Introduction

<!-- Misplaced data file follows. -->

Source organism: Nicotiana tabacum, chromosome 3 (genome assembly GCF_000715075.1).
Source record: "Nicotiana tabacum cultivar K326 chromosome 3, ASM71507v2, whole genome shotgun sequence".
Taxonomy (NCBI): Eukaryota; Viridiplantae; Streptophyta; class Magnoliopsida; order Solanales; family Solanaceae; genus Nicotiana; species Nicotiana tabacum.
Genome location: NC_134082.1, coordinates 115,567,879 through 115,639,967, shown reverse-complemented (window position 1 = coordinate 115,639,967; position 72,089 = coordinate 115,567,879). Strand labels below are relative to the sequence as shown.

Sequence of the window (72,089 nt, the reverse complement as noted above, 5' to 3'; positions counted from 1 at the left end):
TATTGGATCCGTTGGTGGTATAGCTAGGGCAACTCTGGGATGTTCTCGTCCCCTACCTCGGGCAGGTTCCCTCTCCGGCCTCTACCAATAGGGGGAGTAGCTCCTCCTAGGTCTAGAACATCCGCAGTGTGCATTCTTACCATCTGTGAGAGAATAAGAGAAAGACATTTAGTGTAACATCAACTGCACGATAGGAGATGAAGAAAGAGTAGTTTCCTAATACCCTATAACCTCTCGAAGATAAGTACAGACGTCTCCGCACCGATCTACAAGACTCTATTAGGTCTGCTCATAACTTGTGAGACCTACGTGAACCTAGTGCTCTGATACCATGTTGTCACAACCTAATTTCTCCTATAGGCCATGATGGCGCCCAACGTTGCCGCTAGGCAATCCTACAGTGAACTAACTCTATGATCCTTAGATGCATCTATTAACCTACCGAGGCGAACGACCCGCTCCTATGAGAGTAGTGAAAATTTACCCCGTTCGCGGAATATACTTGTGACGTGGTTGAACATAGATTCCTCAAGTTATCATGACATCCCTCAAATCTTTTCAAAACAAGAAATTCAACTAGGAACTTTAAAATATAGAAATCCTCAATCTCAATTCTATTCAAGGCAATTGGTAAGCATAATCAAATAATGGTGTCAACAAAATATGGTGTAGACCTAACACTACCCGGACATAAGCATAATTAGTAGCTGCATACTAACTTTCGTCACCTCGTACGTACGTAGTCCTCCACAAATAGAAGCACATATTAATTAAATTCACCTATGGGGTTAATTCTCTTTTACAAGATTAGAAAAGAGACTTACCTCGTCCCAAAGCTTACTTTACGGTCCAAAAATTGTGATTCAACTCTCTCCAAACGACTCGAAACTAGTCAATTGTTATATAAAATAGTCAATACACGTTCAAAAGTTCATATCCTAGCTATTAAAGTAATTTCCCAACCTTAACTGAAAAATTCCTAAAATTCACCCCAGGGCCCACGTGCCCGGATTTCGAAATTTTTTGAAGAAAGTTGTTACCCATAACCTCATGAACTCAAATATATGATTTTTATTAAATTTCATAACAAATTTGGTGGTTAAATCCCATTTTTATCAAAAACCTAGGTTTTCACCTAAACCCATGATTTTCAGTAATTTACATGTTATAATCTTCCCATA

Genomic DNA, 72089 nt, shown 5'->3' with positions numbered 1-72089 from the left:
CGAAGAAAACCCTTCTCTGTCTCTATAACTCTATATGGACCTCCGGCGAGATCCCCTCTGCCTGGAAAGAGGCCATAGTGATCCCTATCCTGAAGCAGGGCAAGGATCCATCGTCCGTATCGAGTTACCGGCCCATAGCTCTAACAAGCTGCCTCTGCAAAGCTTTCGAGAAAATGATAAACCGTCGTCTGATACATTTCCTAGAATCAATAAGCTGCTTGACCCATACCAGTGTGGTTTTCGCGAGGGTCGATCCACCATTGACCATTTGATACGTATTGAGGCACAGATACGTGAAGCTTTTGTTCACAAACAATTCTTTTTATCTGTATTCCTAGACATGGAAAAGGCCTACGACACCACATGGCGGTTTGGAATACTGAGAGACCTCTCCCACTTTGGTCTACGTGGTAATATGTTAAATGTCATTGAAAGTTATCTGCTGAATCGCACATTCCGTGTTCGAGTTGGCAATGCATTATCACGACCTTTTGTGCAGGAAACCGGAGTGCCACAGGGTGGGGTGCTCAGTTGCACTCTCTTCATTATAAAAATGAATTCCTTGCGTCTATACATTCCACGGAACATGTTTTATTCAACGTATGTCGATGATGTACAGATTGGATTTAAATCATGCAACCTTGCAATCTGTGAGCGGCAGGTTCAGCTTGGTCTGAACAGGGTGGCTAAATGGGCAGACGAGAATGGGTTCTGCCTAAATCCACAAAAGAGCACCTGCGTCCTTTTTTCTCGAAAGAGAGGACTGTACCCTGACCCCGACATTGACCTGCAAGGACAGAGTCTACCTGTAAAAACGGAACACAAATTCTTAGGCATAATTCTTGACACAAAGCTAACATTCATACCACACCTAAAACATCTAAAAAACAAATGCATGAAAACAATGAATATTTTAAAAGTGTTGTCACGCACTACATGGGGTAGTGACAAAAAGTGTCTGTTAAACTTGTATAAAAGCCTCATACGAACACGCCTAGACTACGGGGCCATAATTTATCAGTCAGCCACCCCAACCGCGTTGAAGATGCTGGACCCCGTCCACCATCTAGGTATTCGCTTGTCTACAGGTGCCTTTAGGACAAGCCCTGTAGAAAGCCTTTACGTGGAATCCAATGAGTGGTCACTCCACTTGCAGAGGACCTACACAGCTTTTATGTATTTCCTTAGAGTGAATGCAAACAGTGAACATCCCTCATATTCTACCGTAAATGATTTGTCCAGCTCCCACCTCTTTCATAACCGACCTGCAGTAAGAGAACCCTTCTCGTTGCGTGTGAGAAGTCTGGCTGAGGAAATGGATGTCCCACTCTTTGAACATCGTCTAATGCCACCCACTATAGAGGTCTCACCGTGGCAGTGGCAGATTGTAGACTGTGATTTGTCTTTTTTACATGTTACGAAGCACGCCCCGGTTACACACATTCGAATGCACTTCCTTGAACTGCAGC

Much has been written about employment relations (ER) actors since John T. Dunlop’s seminal work, Industrial Relations Systems (1958). His simple, concise and neat categorisation – employers, trade unions and state – constituted the starting point and bedrock for the systematisation of the study of ER across the globe. The differing and unique interlocking relationships among these actors in different nations have been the focus of numerous international comparative studies, providing scholars, practitioners and policy-makers with a universal ‘convention’ with which to describe, analyse, criticise, modify and shape the employment relationship (Bellemare, 2000, ...

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